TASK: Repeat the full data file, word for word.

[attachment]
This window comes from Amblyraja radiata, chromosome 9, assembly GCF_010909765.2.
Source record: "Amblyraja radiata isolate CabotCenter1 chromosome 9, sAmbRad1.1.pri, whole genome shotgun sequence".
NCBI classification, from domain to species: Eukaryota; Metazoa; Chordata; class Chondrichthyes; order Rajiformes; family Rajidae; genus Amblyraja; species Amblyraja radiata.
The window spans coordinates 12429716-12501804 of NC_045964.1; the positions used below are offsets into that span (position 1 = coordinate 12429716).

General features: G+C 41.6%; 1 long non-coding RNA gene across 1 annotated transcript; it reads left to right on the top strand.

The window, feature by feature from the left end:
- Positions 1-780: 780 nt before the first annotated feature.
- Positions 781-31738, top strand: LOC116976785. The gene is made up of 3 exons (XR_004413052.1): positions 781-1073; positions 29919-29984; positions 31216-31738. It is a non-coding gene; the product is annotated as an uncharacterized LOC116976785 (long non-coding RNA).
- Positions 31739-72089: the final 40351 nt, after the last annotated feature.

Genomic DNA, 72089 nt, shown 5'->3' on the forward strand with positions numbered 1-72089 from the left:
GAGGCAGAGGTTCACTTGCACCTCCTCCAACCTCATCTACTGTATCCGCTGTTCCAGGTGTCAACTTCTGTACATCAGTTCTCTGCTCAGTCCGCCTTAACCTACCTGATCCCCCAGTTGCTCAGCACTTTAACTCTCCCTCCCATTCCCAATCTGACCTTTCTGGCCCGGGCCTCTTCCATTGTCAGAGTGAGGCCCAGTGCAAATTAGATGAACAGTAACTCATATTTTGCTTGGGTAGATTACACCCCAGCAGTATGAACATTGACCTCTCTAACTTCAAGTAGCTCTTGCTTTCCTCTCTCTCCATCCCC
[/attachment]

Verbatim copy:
This window comes from Amblyraja radiata, chromosome 9, assembly GCF_010909765.2.
Source record: "Amblyraja radiata isolate CabotCenter1 chromosome 9, sAmbRad1.1.pri, whole genome shotgun sequence".
NCBI classification, from domain to species: Eukaryota; Metazoa; Chordata; class Chondrichthyes; order Rajiformes; family Rajidae; genus Amblyraja; species Amblyraja radiata.
The window spans coordinates 12429716-12501804 of NC_045964.1; the positions used below are offsets into that span (position 1 = coordinate 12429716).

General features: G+C 41.6%; 1 long non-coding RNA gene across 1 annotated transcript; it reads left to right on the top strand.

The window, feature by feature from the left end:
- Positions 1-780: 780 nt before the first annotated feature.
- Positions 781-31738, top strand: LOC116976785. The gene is made up of 3 exons (XR_004413052.1): positions 781-1073; positions 29919-29984; positions 31216-31738. It is a non-coding gene; the product is annotated as an uncharacterized LOC116976785 (long non-coding RNA).
- Positions 31739-72089: the final 40351 nt, after the last annotated feature.

Genomic DNA, 72089 nt, shown 5'->3' on the forward strand with positions numbered 1-72089 from the left:
GAGGCAGAGGTTCACTTGCACCTCCTCCAACCTCATCTACTGTATCCGCTGTTCCAGGTGTCAACTTCTGTACATCAGTTCTCTGCTCAGTCCGCCTTAACCTACCTGATCCCCCAGTTGCTCAGCACTTTAACTCTCCCTCCCATTCCCAATCTGACCTTTCTGGCCCGGGCCTCTTCCATTGTCAGAGTGAGGCCCAGTGCAAATTAGATGAACAGTAACTCATATTTTGCTTGGGTAGATTACACCCCAGCAGTATGAACATTGACCTCTCTAACTTCAAGTAGCTCTTGCTTTCCTCTCTCTCCATCCCC